To be entered in the drawing, please use the form here to send customer service a note with your name and postal mailing address and the words “Spirit Animals.”
The winner's name will be chosen at random on March 18, at 5 p.m. Pacific time. Good luck!
P.S. Congratulations to Terramoon Terra of Virginia who won our February giveaway and received a signed copy of Jen McConnel's “Goddess Spells for Busy Girls.”
The Garden Issue
Instant download $5.95
This issue is chock full of spellwork, practical advice, and ideas for all things green, growing, and magickal. Featuring an interview with "the Garden Witch" Ellen Dugan, this edition is our greenest ever; from Pagan permaculture to gardening with the Elements, plus hardcore money magick, Wandering Witch goes the New Orleans, a look a Pagan metal rockers Icarus Witch and much, much more!
We are delighted to introduce two new columnists in this issue: Essayist Ruby Sara joins us with her Green, earthy, magical living column "Figs & Honey." Her first column is on the Lammas season magic of Bread-making.
Deborah Blake, is a up-and-coming writer of Pagan books as well as urban fantasy fiction is our second newcomer. She is writing on the topic of "Magick on a Shoestring." Lots of practical ideas for keeping your Pagan practice fun, fabulous, and thrifty! See her site at www.deborahblakehps.com/ . Ninety-six illustrated pages.
Print Edition $7.95
As women, we often have conflicted relationships with our bodies. Are we too fat? Thin? Short? Freckled? Weak? Tall? Whatever we are, it always seems that someone is trying to tell us that it isn't good enough. In this issue SageWoman explores what it means to be in our bodies. A special note: many of the articles in this issue deal specifically liberation from irrational prejudice against women of size, and celebrate women of all sizes.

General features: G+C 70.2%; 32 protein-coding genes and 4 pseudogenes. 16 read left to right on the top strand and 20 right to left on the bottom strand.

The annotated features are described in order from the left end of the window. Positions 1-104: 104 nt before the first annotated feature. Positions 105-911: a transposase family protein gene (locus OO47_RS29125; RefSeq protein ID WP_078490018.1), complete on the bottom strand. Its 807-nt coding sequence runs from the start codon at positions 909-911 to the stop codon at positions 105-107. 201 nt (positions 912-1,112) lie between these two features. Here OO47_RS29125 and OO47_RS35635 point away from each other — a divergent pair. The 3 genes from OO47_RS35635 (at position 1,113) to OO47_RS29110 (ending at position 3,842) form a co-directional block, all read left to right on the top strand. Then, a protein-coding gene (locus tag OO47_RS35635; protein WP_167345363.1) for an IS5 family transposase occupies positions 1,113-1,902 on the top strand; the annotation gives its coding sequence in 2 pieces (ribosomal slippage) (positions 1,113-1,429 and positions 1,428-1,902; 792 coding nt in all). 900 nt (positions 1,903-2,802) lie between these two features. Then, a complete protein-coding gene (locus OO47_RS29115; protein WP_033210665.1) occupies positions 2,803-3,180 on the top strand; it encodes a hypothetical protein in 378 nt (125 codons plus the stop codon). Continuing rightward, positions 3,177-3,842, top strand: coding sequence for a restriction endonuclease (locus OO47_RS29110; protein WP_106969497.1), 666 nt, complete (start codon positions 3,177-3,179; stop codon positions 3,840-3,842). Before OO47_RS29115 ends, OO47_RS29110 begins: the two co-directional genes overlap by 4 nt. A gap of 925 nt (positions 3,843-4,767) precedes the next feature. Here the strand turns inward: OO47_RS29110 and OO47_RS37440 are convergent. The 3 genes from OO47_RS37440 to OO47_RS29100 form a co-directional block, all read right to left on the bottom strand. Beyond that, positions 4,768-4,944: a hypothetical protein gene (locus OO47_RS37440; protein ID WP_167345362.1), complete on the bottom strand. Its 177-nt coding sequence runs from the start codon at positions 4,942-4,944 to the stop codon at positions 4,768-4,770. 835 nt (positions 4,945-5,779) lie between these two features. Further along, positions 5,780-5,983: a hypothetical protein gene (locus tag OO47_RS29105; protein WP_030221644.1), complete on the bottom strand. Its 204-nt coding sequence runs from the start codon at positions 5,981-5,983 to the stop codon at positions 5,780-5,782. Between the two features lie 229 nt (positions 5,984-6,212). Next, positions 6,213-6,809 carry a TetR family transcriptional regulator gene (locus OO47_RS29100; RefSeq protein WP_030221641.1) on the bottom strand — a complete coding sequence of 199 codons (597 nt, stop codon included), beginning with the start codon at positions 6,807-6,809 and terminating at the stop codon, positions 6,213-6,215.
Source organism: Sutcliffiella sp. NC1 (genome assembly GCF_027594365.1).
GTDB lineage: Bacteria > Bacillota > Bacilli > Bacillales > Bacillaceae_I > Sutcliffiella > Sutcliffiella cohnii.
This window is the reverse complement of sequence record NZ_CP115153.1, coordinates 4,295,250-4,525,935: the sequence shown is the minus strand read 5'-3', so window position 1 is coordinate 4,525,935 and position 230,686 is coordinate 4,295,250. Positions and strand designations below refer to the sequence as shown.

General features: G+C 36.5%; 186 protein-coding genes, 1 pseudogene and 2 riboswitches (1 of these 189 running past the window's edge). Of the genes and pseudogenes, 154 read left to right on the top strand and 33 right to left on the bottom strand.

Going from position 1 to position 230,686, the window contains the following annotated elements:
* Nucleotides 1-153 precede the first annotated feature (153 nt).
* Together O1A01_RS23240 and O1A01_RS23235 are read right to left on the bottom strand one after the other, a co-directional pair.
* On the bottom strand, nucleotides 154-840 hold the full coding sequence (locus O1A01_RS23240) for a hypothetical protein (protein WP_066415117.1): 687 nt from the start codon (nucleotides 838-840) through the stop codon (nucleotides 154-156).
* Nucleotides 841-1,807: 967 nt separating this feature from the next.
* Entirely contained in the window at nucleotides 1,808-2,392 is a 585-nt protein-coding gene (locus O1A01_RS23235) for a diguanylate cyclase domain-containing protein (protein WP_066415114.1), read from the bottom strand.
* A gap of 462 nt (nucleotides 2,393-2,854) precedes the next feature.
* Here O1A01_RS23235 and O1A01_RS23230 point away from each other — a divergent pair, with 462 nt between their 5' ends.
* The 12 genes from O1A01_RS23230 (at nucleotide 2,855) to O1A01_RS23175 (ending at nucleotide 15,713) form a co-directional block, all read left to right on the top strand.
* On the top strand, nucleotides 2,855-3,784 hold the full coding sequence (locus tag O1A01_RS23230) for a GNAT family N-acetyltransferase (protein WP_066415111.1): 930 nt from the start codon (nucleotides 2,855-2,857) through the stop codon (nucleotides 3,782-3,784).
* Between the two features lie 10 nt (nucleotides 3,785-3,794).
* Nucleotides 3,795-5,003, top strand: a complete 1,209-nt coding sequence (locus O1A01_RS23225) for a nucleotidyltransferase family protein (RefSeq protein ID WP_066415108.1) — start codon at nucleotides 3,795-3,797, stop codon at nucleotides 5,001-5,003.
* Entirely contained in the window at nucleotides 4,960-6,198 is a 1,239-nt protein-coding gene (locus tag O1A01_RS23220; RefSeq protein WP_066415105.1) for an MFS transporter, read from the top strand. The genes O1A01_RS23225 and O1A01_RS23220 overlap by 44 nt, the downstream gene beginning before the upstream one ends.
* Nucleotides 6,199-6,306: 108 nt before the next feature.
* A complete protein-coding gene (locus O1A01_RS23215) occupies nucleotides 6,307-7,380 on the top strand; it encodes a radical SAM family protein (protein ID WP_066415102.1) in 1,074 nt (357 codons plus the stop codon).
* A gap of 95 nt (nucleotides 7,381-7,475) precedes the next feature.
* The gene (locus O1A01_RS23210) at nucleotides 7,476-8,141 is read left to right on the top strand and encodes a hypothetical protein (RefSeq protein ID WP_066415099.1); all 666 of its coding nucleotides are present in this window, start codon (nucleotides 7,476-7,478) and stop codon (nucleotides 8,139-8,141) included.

We begin with Lisa Sarasohn, who explores "The Goddess Ungirdled: How I learned to love my belly and found the sacred feminine within." Lisa explores the concept of "hara" and the yoga of belly-power. "Reclaiming Sacredness" by Diana Montalion explores the journey of recovering body awareness after childhood sexual abuse. In an entirely different mode, Trebbe Johnson radiating describes "After the Full: A Celebration of Menopause" and Faith Benedetti reflects on "Finding Wholeness in Roundness: A Journey to the Goddess through the Venus of Willendorf." On the "lighter" side (no pun intended) Jan Henrikson describes the joy of nudity in "A Natural Breeze" while Lynne Lawrence explores the canyons of Utah in "Eagle Feathers." "Photographing Mary" by Deona Jahnke and "Loving My Body" by Mary Hunter Carini form a pair of articles which circle around one another, image and words dancing between: photographer and subject.
Our columnists include Barbara Ardinger, writing: "Seasons of Light and Darkness: The Return of Spring", Diana Paxson's in depth exploration of the Norse Goddess of winter, in "Skadhi: Wilderness Woman", and DeAnna Alba's "How to Flesh Out Your Magick." Diane Darling's "On the Cusp of Crone" discusses the pros and cons of hormone replacement therapy from a Goddess-oriented point-of-view, Ann Kreilkamp explores her own ability to cope with the unexpected in "Sophie and the Lotus", Carol Christ discusses "On Being Very Tall and Female", and Elizabeth Barrette helps us learn spiritual survival skills in her column "Into the Green." This very full, 80-page issue is filled out with a Ritual of First Blood, reviews, a short article on Flower Essences, and a Rattle full of women describing their body sizes, issues, and triumphs. This is a spirited issue that is just as important to us today as when it was published in the spring of 1996. Newly available as a reprint, this issue has been out-of-print for over a decade.
80 illustrated pages.